President Franklin Roosevelt called it “a damnable affliction,” but 80 years after the repeal of Prohibition, it’s estimated that 16 million Americans still live in dry areas.
On December 5, 1933, 13 years after Prohibition outlawed alcohol in the United States, Roosevelt ratified the 21st Amendment, overturning the 18th Amendment that had created it. Earlier that year, the president had signed the Cullen-Harrison Act, which allowed the production and sale of beer, famously declaring: “I think this would be a good time for a beer.”
Some states continued Prohibition until the last of them repealed the law in 1966. Yet, there still remain hundreds of dry counties across the country. According to Dr David J. Hanson, professor emeritus of sociology at the State University of New York at Potsdam, 16 million Americans still live under dry laws.
And the legacy of Prohibition lives on in restrictive shipping laws. Free The Grapes, a national organization that seeks to remove restrictions in states which still prohibit consumers from purchasing wines directly from wineries and retailers, sees progress but there's still some way to go.
Jeremy Benson, executive director of Free The Grapes, told Wine-Searcher: "In 1998, there were 17 states that allowed wineries to ship to the consumer and now it's 41. Those 41 states represent 90 percent of wine consumption in the U.S."
There are still states in the U.S. which do not allow direct-to-consumer wine shipping, including Massachusetts, Utah, Oklahoma and Kentucky, and Benson added: "We have not 'freed' all the grapes – we are not quite there yet but we getting close."
Earlier this year, the American Wine Consumer Coalition produced a state-by-state report card of access to wine. It found that California was the best place to live for wine lovers, while 36 states still banned the shipment of wine from out-of-state retailers and 17 forbade the sale of wine in supermarkets.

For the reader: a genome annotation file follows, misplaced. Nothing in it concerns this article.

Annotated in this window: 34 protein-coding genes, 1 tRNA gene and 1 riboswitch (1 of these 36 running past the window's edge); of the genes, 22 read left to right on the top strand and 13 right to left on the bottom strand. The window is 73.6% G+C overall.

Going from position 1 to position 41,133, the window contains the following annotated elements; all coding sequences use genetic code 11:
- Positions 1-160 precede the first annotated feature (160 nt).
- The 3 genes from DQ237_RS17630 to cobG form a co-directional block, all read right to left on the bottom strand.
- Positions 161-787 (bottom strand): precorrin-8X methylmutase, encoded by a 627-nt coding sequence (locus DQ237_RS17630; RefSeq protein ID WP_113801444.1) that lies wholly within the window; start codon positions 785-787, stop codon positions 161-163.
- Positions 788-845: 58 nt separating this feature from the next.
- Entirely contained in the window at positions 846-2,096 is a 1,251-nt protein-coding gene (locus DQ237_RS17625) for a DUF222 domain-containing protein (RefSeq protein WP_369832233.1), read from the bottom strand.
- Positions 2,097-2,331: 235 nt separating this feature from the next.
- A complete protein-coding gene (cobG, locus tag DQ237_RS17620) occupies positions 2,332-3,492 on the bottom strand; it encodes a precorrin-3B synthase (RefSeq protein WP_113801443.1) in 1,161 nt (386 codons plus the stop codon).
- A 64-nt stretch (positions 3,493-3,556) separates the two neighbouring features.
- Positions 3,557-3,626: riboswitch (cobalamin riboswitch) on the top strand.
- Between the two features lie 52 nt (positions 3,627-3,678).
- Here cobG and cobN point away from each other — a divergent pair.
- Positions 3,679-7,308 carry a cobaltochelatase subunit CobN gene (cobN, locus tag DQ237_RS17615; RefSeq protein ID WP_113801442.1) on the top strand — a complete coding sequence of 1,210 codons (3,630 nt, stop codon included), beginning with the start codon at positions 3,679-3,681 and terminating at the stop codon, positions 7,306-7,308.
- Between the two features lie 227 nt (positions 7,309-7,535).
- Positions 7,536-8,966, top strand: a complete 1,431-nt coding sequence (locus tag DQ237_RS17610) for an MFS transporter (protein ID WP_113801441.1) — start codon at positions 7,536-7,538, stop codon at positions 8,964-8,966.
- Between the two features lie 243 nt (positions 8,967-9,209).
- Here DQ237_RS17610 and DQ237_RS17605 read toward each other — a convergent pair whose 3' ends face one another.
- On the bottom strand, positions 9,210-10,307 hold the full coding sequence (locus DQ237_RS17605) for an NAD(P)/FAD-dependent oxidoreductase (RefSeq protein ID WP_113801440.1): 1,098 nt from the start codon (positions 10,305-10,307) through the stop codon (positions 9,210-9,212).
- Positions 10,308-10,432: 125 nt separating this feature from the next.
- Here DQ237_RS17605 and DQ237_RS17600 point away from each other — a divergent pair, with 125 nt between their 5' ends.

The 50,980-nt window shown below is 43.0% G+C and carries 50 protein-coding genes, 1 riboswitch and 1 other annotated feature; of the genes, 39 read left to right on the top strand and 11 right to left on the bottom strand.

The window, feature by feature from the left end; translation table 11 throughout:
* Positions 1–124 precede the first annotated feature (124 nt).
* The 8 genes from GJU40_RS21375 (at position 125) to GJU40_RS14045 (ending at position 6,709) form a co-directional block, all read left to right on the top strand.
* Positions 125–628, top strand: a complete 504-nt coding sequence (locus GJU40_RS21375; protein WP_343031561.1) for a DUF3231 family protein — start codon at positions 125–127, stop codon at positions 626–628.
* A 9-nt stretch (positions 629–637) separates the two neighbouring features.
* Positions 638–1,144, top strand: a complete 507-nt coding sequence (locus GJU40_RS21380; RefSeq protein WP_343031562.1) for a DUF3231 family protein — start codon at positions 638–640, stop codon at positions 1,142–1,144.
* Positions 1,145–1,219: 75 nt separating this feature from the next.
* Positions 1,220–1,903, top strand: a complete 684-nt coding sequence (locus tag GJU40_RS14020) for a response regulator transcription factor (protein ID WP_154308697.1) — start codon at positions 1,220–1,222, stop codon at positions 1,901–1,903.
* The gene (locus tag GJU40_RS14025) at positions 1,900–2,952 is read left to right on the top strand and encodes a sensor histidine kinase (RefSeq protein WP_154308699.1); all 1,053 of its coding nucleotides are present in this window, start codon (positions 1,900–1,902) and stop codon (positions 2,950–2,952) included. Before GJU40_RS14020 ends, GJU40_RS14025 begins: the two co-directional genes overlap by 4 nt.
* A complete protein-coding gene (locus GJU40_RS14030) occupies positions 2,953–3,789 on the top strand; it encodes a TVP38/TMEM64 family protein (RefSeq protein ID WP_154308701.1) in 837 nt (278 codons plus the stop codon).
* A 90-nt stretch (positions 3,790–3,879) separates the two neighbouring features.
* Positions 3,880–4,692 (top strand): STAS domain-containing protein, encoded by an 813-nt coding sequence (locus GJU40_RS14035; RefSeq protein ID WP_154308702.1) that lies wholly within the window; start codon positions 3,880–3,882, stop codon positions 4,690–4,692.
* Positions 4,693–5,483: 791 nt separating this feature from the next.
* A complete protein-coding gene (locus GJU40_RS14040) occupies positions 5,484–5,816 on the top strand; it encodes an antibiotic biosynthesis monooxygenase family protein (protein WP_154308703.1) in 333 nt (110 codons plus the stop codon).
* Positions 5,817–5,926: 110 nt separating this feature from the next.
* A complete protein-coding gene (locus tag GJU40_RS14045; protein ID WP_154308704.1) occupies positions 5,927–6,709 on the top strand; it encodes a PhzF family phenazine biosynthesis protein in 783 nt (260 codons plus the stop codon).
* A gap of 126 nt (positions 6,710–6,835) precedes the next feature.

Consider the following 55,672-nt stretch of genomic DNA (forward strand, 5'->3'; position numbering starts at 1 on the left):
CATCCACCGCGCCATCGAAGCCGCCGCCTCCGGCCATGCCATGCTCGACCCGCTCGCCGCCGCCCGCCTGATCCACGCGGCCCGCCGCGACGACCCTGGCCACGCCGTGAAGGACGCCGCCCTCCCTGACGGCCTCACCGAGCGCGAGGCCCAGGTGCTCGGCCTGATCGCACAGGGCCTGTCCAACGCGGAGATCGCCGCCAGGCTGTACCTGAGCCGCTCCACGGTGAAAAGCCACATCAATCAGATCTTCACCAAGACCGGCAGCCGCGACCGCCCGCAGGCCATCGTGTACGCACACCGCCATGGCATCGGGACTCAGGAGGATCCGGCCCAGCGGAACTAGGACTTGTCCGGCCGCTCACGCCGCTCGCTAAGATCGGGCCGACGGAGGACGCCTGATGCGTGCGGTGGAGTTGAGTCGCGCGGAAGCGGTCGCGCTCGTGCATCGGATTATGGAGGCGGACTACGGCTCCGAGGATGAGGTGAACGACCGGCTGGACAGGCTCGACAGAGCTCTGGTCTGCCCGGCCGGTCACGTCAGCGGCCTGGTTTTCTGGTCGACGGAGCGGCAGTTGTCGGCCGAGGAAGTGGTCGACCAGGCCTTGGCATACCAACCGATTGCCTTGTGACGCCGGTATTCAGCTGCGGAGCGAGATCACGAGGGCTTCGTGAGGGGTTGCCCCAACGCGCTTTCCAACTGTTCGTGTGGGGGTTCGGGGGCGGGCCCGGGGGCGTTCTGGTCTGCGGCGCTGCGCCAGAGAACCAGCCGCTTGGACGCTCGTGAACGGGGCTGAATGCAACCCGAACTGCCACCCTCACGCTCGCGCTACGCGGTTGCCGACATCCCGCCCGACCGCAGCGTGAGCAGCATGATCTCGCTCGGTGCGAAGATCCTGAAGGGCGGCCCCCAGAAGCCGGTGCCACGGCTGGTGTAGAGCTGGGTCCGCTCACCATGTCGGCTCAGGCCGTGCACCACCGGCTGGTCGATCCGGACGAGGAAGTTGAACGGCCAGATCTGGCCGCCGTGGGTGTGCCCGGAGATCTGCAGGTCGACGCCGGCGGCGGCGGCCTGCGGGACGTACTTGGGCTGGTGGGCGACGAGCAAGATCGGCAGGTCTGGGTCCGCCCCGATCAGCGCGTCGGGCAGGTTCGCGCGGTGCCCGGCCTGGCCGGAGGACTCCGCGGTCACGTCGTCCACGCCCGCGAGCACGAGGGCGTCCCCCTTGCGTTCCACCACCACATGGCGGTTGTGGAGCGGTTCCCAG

"Eighty years after the end of Prohibition, consumers in numerous states still live under archaic laws that disregard their interests,” said David White, president of the coalition.
Indeed, this crazy patchwork quilt of laws means you can’t buy alcohol on Sunday in some states, yet in others alcohol is served 24 hours a day, seven days a week. And if you’re in South Carolina on election day, tough luck – it’ll be an alcohol-free day.
The Distilled Spirits Council of the United States (DISCUS) is irritated by the continuing hangover from Prohibition. "Over the past eight decades, there has been tremendous modernization within the industry. However, some Prohibition legacies still remain, inconveniencing consumers and impeding economic growth," says DISCUS president Peter Cressy.
He adds: "While the government originally envisioned Prohibition to be a 'noble experiment in social engineering,' the effort completely failed to deliver its promised benefits and actually made things much worse."
Prohibition wine facts
- Beaulieu Vineyard in Napa Valley increased its wine business fourfold during Prohibition by providing wine to the Catholic Church in San Francisco
- Concannon Vineyard also went into sacramental wines. Following the repeal of Prohibition in 1933, the Concannons put up a circus tent on the winery's front lawn and hired 100 men to help with bottling and labeling.
- In 1922, there were 917 licensed wineries – a figure that would not be surpassed until 1980. By the end of Prohibition, there were just 268. Today, the United States has 8,806 wineries, according to the Wine Institute’s latest figures.
- Four months before Repeal Day, federal Prohibition director Alfred Vernon Dalrymple admitted defeat, according to TIME. Despite spending years chasing bootleggers, he declared: "There's no use to kid ourselves and there isn't any use in delaying the start of liquor manufacture." The end was near.